From the trailhead, the hike skips the warm up and gets right into a steep section of very tight switchbacks up a rocky hillside (where you’ll find our marmot friends squeaking at you!).

It’s a steady climb, and you’ll be shedding your layers almost immediately. That being said, the scenery is nice, especially when wildflowers envelop the trail in the early summer. 

These switchbacks last for the first 2.5 miles (ish) of the hike, and represent the bulk of the climbing up to Cascade Pass.

You’ll start to get some nice views as you approach the top of the switchbacks, and things really start to get good when you arrive at the ridgeline and start the final push to the pass (which is about another mile). 

Once you leave the pass heading towards the glacier, the trail gets both noticeably steeper and noticeably more beautiful. It climbs through subalpine meadows that turn into a rocky ridge, ending with a steep rocky climb through a boulder field to Sahale Glacier Camp (and the end of this hike).

This is one of the higher elevation trails in the park, which means that you’re likely going to encounter snow along the top section that lingers in July and comes back sometime in September.

Be prepared with microspikes, plenty of layers (the temperature can vary wildly from the trailhead to the top of the ridge), sun protection, and plenty of food and water. 

The Thunder Knob Trail

  • Length: 3.6 miles
  • Elevation Gain: 635 feet
  • Trail Type: Out and Back 
  • Difficulty: Easy 
  • Pass Required? None
  • Trailhead Location: Thunder Knob Trailhead

Looking for an easy hike in North Cascades National Park? In a park full of straight up, straight down thigh-burners, this is one of your best bets (especially on the western side of the park around Diablo Lake). 

The trail leaves from across the road from the Colonial Creek Campground, which makes it a perfect trail for campers staying there (that’s how we did it) because you can walk to the trailhead. 

The trail itself climbs gently through the forest before arriving at a nice viewpoint, where you’ll be able to look over Diablo Lake from the west, which is the opposite direction you see it from the viewpoint off of Highway 20. 

Take some time to explore the different viewpoints at the top. Several have benches, and are a good place for a snack before you return back to the campground (or your car).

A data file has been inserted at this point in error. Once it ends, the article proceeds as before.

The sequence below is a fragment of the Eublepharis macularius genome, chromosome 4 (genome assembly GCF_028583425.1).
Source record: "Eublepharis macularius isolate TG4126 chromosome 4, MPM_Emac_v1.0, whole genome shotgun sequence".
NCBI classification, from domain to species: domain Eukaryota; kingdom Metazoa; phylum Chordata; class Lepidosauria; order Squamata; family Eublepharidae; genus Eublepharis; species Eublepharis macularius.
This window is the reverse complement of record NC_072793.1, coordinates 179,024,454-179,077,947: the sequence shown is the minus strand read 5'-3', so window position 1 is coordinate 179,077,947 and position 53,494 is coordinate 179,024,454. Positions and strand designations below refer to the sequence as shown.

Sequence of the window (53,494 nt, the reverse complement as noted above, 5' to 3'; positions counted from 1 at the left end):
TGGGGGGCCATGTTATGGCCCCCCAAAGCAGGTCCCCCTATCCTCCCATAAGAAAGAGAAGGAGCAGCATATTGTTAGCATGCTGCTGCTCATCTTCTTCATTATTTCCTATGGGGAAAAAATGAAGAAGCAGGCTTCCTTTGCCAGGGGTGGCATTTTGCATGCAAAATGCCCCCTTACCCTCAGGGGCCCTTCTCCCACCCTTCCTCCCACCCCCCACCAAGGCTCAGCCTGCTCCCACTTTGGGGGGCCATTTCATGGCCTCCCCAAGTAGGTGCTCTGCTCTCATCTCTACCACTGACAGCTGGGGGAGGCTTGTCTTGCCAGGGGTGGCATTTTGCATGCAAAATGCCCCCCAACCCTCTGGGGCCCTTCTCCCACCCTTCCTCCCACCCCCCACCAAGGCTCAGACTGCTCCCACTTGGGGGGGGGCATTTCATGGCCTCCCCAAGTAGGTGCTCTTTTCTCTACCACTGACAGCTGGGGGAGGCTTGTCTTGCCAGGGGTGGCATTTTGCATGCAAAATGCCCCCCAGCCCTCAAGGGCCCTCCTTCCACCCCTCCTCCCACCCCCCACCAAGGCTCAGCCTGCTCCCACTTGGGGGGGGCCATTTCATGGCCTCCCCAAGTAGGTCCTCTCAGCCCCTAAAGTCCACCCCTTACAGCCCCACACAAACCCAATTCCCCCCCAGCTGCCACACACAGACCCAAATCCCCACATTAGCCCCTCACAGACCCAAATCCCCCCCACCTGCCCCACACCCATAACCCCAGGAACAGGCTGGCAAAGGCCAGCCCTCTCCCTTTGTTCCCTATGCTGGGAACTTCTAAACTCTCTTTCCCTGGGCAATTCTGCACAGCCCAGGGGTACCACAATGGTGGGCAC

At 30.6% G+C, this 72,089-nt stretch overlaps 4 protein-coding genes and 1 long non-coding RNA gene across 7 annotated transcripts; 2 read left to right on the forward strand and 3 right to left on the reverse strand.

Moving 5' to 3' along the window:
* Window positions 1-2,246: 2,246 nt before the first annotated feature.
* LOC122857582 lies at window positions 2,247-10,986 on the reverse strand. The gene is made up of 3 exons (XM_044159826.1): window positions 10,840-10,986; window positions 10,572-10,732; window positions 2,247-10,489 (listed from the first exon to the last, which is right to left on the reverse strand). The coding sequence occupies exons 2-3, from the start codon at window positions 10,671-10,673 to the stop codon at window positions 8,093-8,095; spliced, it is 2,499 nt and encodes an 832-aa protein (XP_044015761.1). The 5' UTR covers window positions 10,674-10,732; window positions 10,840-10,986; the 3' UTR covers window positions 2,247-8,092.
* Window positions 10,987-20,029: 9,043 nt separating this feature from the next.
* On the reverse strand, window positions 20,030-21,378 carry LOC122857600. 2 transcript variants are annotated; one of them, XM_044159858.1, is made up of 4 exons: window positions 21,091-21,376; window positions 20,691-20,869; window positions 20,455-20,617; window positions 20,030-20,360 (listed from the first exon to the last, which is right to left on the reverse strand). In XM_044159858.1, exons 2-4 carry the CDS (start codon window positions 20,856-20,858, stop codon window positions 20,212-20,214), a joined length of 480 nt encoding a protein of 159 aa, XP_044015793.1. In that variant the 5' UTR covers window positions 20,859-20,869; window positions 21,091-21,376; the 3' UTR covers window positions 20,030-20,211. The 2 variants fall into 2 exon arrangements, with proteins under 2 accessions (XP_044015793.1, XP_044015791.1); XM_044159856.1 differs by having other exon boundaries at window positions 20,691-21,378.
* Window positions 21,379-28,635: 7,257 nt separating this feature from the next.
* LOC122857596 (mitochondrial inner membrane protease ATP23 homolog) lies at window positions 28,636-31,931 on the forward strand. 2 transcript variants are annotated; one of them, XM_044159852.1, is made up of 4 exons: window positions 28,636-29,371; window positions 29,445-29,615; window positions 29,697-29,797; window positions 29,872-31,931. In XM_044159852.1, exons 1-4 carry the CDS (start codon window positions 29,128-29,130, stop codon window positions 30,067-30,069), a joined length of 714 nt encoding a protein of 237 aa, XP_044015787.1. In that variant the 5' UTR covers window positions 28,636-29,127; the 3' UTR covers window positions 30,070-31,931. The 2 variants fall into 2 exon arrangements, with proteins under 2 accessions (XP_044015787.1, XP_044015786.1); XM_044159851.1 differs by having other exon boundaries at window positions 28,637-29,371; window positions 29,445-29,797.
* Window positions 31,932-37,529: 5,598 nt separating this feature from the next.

The Sourdough Mountain Trail

  • Length: 10.4 miles
  • Elevation Gain: 4,870 feet
  • Trail Type: Out and Back
  • Difficulty: Very Hard
  • Pass Required? None
  • Trailhead Location: Sourdough Mountain Trailhead

Sourdough Mountain truly sits at the top of North Cascades royalty in terms of views out over the North Cascades. The only issue is that the price of admission is, to put it lightly, VERY HIGH. 

This hike is not easy. This hike is not moderate. This hike is not even difficult. This hike is VERY DIFFICULT. The trail climbs almost 5,000 feet over the five miles to get up to the summit, which is fine for a mile or two over the course of a hike, but is absolutely brutal for a full five miles. 

For reference, when we’re evaluating how difficult a hike is, anything over 500 feet of elevation gain per mile of climbing is in the “Hard” category. This is almost DOUBLE that. 

If you’ve gotten this far into the description, chances are that you’re okay with the difficulty, so let’s talk about the hike. 

The high point of this hike is the fire lookout that sits on the summit. It was among the first lookouts established by the U.S. Forest Service, though the interior is closed to visitors now (if you want to go inside a fire lookout, Hidden Lake Lookout and Park Butte Lookout are good options).

To reach the trailhead, drive on Highway 20 past Marblemount for 20 miles until just before you reach the western edges of Diablo Lake. Turn left on Diablo Road, cross the Stetattle Creek bridge, keep right, and you’ll reach the trailhead in a quarter mile.

The trail to Sourdough Mountain gets down to business immediately. The hike gets marginally less steep as it climbs, though you probably won’t even notice the difference because it’s a tough climb the entire way through. 

You’ll gain 3,000 feet in the first two miles along seemingly endless switchbacks through dense forest. The forest eventually thins out, providing some views as motivation to keep pushing. 

At about four miles, cross over Sourdough Creek – the first real water source on this hike – and pass Sourdough Camp, which brings you into slightly gentler terrain.